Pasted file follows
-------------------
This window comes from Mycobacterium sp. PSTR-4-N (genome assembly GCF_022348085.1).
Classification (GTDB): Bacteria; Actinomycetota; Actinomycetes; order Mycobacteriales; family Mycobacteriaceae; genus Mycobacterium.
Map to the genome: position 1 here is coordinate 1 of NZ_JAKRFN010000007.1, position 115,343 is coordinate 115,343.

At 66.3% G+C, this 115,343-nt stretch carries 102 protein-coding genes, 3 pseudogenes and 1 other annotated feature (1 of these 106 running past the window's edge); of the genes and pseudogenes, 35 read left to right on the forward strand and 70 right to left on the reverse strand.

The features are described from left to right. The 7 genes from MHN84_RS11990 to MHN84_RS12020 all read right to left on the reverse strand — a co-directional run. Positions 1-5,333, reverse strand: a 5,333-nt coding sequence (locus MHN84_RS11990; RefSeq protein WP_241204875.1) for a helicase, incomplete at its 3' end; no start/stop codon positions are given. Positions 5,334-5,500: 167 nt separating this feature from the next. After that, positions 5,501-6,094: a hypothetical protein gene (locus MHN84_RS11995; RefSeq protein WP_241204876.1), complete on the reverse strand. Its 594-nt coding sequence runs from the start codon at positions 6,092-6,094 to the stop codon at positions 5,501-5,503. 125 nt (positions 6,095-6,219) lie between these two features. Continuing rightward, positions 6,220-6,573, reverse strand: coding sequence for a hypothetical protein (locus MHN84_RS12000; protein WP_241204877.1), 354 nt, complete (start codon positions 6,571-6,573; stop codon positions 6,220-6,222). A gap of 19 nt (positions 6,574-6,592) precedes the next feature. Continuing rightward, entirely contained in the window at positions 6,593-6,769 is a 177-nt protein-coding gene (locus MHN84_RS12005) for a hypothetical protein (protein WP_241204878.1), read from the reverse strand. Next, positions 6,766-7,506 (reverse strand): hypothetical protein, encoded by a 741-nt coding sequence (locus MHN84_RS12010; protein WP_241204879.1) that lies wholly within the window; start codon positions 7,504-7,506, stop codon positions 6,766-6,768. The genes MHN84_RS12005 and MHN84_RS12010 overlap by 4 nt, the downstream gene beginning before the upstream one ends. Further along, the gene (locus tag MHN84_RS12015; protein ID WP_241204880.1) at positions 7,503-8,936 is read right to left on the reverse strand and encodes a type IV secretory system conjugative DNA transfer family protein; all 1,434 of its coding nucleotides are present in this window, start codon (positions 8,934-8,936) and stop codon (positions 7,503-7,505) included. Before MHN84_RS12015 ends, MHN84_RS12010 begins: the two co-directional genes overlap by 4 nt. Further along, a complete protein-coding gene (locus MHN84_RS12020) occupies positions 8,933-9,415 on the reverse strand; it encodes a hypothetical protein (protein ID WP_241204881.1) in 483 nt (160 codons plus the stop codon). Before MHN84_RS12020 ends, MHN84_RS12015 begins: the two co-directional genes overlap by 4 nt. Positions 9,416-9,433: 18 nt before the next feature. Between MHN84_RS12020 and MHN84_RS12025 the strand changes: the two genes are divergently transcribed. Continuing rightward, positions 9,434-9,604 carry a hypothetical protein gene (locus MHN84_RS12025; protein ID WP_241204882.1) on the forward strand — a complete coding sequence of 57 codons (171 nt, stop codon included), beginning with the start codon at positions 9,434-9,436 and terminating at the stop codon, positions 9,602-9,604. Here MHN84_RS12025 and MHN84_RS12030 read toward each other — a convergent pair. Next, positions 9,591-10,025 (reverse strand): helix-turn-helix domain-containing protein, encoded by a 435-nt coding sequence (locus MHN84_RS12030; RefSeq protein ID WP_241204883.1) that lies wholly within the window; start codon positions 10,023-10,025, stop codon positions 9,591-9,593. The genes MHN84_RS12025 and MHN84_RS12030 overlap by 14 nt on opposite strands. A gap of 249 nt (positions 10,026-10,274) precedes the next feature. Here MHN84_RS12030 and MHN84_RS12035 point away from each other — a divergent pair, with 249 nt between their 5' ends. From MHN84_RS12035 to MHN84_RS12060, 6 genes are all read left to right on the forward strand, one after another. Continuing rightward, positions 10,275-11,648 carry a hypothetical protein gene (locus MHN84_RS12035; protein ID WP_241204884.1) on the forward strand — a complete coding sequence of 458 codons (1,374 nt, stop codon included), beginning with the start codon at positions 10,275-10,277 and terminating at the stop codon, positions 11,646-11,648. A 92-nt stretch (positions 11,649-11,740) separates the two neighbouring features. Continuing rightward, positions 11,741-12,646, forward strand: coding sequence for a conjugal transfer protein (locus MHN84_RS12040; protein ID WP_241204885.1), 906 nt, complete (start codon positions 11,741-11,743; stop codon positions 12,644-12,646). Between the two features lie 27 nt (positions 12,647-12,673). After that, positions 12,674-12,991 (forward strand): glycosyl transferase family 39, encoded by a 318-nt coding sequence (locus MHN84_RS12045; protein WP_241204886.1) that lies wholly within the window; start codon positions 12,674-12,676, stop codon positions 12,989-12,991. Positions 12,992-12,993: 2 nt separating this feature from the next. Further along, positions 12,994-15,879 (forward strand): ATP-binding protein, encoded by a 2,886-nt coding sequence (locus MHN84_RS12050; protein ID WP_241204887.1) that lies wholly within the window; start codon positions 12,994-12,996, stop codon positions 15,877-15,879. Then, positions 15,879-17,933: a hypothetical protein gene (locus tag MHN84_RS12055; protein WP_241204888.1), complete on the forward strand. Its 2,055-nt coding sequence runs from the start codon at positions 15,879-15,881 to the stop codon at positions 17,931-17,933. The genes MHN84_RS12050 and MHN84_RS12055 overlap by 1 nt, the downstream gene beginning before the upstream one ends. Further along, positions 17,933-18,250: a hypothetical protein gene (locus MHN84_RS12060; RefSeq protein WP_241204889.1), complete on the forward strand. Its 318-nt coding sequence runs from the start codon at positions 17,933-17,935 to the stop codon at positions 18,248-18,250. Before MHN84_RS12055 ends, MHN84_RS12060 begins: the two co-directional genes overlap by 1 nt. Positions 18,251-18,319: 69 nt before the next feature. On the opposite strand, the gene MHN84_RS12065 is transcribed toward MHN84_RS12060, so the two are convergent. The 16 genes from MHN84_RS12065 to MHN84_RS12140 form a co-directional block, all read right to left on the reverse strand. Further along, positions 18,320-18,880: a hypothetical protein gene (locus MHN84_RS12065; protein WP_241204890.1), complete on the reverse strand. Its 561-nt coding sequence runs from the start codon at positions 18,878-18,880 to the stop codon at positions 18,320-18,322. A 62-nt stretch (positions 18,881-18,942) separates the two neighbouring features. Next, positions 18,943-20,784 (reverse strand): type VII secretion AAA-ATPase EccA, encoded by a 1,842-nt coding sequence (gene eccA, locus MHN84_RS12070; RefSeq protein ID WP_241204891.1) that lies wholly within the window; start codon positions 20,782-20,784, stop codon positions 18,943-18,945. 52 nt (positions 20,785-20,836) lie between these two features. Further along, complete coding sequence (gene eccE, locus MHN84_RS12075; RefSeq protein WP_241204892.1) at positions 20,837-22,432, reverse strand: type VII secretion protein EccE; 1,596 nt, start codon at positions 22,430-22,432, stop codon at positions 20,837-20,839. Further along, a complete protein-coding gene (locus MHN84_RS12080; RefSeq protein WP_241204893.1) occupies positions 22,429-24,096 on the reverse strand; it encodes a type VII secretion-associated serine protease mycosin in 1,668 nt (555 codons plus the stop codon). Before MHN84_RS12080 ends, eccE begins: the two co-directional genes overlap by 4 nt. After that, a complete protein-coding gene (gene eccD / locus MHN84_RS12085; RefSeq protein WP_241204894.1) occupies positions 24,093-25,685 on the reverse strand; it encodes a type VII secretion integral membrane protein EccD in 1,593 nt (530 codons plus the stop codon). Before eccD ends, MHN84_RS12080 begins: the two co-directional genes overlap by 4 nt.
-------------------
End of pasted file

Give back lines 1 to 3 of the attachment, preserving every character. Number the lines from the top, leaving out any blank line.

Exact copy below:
This window comes from Mycobacterium sp. PSTR-4-N (genome assembly GCF_022348085.1).
Classification (GTDB): Bacteria; Actinomycetota; Actinomycetes; order Mycobacteriales; family Mycobacteriaceae; genus Mycobacterium.
Map to the genome: position 1 here is coordinate 1 of NZ_JAKRFN010000007.1, position 115,343 is coordinate 115,343.